I remember the first time I met my current advisor. I had just made the decision to switch my major from exercise science to journalism. The problem for me was that I knew virtually nothing about journalism or what it would take to complete the major. I anticipated a lot of writing, which I didn’t mind, but I was scared. My walk from Brock to his office in Alford was filled with nervous anticipation.
That first meeting ended up lasting close to an hour. Initially, we talked about why I wanted to switch to journalism and started planning out the rest of my college career. But that didn’t last long. It turned out he was a sports writer, and I had played my fair share of sports over the years, so we just talked sports.
It was probably another semester before I stopped being nervous about meeting with him, and most of that was just me being overwhelmed with everything as a freshman. But over the course of my time here at Cedarville, we have become good friends. I have had him as a professor in many classes, and he is the faculty advisor for us here at Cedars, as well as being my advisor.
Most majors aren’t quite as small and close-knit as the journalism major is, so it may be a little more difficult to get to know your advisor. But if you have the opportunity, I highly recommend developing a good relationship. Having a good relationship with your advisor can help smooth out some of the typical bumps along the way in your college career.
One of the biggest ways your advisor can help is with scheduling classes. If your major is fairly rigid as far as scheduling goes, it may just be a matter of meeting one time and planning out your entire college career. But if you are more like me, you may have entertained the notion of different minors or focuses, making planning much more complicated.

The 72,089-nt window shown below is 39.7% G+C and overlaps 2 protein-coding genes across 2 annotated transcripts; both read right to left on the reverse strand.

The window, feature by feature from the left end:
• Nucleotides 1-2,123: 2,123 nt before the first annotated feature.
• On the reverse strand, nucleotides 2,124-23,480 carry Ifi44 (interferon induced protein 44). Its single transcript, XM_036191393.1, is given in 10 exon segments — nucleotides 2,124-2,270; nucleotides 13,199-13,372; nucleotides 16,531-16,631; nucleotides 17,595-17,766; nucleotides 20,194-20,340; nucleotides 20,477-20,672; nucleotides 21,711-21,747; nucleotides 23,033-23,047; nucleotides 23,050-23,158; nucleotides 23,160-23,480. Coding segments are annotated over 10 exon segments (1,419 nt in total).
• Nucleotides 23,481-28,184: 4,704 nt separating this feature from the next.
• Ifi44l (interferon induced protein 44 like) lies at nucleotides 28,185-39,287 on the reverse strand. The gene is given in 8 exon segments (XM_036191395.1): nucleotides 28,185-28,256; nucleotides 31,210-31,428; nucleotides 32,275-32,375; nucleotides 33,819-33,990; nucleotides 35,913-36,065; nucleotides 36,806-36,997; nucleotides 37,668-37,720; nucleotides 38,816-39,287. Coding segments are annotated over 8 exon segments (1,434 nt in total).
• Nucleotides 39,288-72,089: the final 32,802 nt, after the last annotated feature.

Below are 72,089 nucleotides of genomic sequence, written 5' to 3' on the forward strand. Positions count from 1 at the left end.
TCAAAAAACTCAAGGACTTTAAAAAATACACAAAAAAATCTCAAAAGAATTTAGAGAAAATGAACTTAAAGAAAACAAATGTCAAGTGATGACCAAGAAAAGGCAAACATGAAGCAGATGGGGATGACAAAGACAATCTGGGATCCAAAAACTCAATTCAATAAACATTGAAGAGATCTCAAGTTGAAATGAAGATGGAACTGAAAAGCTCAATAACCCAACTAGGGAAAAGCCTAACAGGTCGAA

I switched my major after one semester. I started to pursue a minor in creative writing before deciding against it. I switched my focus within the journalism major from convergent journalism and a focus on sports writing to public relations after my sophomore year. My support field, which all journalism majors need, was originally sport management, and then I decided this past year I wanted to create my own travel writing support field, so I did. And I am still going to graduate in four years.
If I didn’t know my advisor as well as I do, I am not sure I would have made it as far with classes. But because we could talk and I was able to express where I wanted to go and what I wanted to do with my career, he was able to help me pursue that vision no matter how many times I made changes.
And when I was panicking this past fall because a class I needed to take this spring to graduate was cancelled because I was the only person signed up for it, he stood with me. He helped me figure out how to replace the class in a way that would be the most beneficial to my education and future career. Even when I turned down his initial proposal, he stood by my decision.
But there are so many other ways your advisor can contribute to your time here at Cedarville as well. Your advisor could act as a mentor over the course of your education. This can be extremely valuable to those who live far away from where they grew up and went to high school. And who better to mentor you than a Christian professional in your field of study? They may also have useful professional contacts for future work. And who knows, maybe you will be offered a home-cooked meal or two over your time here.
At the end of the day, your advisor is there to help you throughout your time at Cedarville. And even if you do not have an opportunity to get to know your advisor on a personal level, you should at least be on good terms with them. Let them know who you are and where you want to go with your career. Your advisor will provide useful information and help you along your journey.
Erik Johnson is a senior journalism major and columnist for Cedars. He competes on the track team. Follow him @walkingtheedge9.